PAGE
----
China and the U.S. are not mates. These two massive nations bristle over Taiwan, snarling like dingoes protecting their territory, with China threatening “catastrophic consequences” in case of a dust up.
Then there is the question of human rights, with the US accusing China of genocide in its treatment of the Uyghur people in the northwest Chinese province of Xinjiang. Quick as a flash, China responds with charges of US hypocrisy and points at America’s own rather dismal record over human rights, income inequality, gun violence and so on. No chance of a few beers at the local for Xi Jinping and Joe Biden to sort it all out. And let’s ignore the nuclear toys outside, just in case the discussion gets out of hand. It’s all not neighbourly, of course, so it’s unlikely that Biden would pop over the fence to borrow Xi’s lawnmower and grab some of Mrs Xi’s delicious buns for lunch.
So it’s curious that The President of China and his wife decide to send their daughter, Mingze, to university in the United States. Politicians having been despatching their children to prestigious centres of learning for ages, so there is nothing unusual in this. Chelsea Clinton, daughter of the former president Bill Clinton and Hillary, took her first degree at California’s garden of learning, Stanford University. And in the extroverted culture of America her arrival on campus was a media event. One commentator described her entry as “flamboyant” with attending media crews, White House aides and so on. Of course, the First Family pressed Stanford to provide Chelsea with a “normal” educational experience despite the circus that accompanied her arrival. And why Stanford? One wonders whether Beijing University was on the Clinton play list as they mulled over Chelsea’s educational future.
Mingze Xi, on the other hand, attracted no publicity when she came to Harvard. Indeed, her stay at the University was marked by an absence of hype and public comment. Australian born, Harvard Professor Ross Terrill, taught her but has offered no further observations. Even the all-knowing ChatGPT is stumped. A query about Xi Mingze’s time at the university offers a bland: “It’s possible that this person is not a public figure or that any information about her time at Harvard University, if it exists, is not widely known or documented.” Not only is there very limited commentary but there are very few photos of her in the public realm. And of course, these pictures of an attractive young woman may simply be a stand-in to represent the Premier’s daughter. Is she actually Mingze or not?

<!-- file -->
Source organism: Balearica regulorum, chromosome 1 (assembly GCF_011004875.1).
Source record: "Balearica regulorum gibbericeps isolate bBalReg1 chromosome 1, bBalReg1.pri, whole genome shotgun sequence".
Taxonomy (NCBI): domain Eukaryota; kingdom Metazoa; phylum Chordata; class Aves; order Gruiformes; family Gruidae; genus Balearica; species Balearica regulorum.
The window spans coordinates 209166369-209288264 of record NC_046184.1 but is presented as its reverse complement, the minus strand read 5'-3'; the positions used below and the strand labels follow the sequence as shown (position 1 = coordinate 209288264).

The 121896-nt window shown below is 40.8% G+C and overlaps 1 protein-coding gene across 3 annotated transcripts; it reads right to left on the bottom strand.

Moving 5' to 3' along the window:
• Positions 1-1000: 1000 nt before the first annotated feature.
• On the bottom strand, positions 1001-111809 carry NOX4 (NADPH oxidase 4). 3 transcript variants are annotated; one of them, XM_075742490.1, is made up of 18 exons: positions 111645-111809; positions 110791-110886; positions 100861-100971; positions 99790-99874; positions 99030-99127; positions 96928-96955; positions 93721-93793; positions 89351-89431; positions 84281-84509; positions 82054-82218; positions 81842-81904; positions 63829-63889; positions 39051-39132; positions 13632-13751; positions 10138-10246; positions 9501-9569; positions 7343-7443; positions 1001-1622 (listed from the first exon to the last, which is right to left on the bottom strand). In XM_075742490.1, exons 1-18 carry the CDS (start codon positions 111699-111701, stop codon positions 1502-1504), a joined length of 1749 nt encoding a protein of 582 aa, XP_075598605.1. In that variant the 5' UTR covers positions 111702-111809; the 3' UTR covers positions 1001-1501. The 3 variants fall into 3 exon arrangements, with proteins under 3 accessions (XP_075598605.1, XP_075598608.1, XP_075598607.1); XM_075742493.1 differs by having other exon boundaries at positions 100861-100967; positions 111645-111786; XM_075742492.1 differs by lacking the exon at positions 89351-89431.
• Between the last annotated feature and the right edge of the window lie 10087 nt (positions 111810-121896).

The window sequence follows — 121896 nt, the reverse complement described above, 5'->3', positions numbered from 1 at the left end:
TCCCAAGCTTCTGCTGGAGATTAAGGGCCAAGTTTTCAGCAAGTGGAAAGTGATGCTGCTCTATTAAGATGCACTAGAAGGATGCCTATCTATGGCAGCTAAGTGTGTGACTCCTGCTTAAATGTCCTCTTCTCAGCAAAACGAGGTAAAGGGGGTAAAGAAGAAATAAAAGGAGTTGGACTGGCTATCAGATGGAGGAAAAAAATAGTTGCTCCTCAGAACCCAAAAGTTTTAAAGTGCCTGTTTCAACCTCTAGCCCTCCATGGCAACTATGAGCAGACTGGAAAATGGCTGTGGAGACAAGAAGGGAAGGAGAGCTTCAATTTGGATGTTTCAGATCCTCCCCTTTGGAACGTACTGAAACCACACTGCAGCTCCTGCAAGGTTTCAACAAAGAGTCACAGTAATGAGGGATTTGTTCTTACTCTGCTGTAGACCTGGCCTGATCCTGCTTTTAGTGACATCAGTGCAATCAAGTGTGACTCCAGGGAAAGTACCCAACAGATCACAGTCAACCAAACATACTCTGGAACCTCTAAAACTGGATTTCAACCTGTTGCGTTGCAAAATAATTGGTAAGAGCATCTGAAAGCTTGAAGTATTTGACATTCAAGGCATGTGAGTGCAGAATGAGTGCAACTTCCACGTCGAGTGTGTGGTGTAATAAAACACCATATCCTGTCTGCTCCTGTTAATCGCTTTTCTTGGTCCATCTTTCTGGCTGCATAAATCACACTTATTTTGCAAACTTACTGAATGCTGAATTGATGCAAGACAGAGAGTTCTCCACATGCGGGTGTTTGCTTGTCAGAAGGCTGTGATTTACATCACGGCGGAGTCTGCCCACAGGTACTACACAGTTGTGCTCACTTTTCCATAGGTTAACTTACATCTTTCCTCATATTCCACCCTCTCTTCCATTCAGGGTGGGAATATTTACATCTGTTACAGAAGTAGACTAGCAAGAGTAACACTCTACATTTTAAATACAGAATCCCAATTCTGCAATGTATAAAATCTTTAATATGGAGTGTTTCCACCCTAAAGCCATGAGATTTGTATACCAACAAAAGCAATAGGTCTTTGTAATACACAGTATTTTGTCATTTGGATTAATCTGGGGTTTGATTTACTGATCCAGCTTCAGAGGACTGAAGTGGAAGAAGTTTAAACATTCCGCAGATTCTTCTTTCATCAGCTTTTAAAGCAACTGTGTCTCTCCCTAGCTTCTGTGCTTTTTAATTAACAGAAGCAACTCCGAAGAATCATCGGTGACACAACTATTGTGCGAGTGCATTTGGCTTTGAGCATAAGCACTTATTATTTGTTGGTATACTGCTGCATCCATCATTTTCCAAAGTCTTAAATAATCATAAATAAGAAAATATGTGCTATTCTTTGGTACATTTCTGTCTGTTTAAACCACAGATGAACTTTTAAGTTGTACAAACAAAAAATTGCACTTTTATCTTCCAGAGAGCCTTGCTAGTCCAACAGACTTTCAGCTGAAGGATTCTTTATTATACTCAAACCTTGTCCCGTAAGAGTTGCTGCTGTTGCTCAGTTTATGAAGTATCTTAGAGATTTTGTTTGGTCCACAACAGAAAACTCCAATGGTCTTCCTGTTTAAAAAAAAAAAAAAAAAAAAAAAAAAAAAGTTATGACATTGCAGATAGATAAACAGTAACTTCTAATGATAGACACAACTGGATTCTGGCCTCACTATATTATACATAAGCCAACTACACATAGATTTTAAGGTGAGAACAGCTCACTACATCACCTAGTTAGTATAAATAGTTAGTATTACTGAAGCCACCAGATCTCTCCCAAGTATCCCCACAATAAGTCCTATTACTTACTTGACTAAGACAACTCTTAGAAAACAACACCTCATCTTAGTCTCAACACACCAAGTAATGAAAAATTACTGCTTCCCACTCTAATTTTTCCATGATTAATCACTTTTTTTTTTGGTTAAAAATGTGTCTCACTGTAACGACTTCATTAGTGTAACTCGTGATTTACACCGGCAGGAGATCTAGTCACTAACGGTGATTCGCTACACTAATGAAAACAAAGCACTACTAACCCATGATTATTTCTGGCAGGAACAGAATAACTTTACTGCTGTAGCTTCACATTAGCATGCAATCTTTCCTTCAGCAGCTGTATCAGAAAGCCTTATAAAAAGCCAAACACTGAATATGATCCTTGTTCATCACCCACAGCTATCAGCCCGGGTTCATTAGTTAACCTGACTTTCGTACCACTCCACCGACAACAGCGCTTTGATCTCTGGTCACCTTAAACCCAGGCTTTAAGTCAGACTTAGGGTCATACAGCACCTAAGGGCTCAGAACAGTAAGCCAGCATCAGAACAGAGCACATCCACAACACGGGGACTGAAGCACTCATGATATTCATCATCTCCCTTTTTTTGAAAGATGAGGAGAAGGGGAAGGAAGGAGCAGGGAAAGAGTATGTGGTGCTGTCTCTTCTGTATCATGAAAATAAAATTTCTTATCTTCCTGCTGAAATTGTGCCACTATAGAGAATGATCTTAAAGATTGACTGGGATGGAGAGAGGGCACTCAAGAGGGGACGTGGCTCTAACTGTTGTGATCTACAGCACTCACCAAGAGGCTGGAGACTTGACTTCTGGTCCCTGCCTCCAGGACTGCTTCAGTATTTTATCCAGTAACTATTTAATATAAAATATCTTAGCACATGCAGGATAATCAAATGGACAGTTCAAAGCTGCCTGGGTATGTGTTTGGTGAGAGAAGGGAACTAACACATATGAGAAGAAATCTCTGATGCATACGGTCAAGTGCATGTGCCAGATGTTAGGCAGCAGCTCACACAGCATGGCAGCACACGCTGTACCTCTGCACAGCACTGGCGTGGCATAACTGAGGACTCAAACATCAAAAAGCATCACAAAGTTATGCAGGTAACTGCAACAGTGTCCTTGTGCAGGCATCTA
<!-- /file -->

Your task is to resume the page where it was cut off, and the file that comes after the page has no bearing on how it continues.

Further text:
Many other notable Chinese have attended American universities, a flow that is largely from the PRC to the United States and seldom in the reverse direction. As many thousands of young Chinese have made this voyage for a long time the fact that some become figures of influence when they return to China is not surprising. From the West’s point of view part of the attraction of educating young Chinese students (apart from the revenues to the education sector) is that they will import Western democratic values to China on their return. Some have called this “democracy by osmosis” but like most simple ideas in politics it doesn’t have much support.
A topic of endless fascination among political academics and the commentariat is who actually pulls the strings of government? And whoever they are what is their pedigree? In the United Kingdom the finger is generally pointed at the sandstone universities and their feeder schools, while others like to implicate the various private clubs in London and their associated networks. But history has shown that knowing that someone who is highly placed went, for example, to Eton and Cambridge, can be a misleading indicator of their political sympathies. The British spy ring, nicknamed the Cambridge Five because of their common ancestry from Cambridge University, shovelled classified information to the Soviet Union for many years. All were highly respected with senior positions in the British Government. London’s Athenaeum Club and Reform Club were favourites of several of these chaps. While publicly endorsing the policies of the government at the time their real passion lay with Vladimir Lenin and Karl Marx.
In China the identity of the puppet masters is a lot murkier. One of Premier Xi’s close advisors is Wang Huning. Wang has an imposing academic and political background that has been well documented by Griffith University’s Haig Patapan and Yi Wang. Interestingly Wang spent about 6 months as a visiting professor in the United States. Did this endear him to the American way? Well, not exactly, as he reflects in a book he wrote on his experiences there.
Where is Mingze, Premier Xi’s daughter, in all this? Rumours strongly suggest that she has moved back to Boston, the home of her alma mater. Should there be a brawl between the U.S. and China what will Xi do? As the Americans might say; “Go figure.”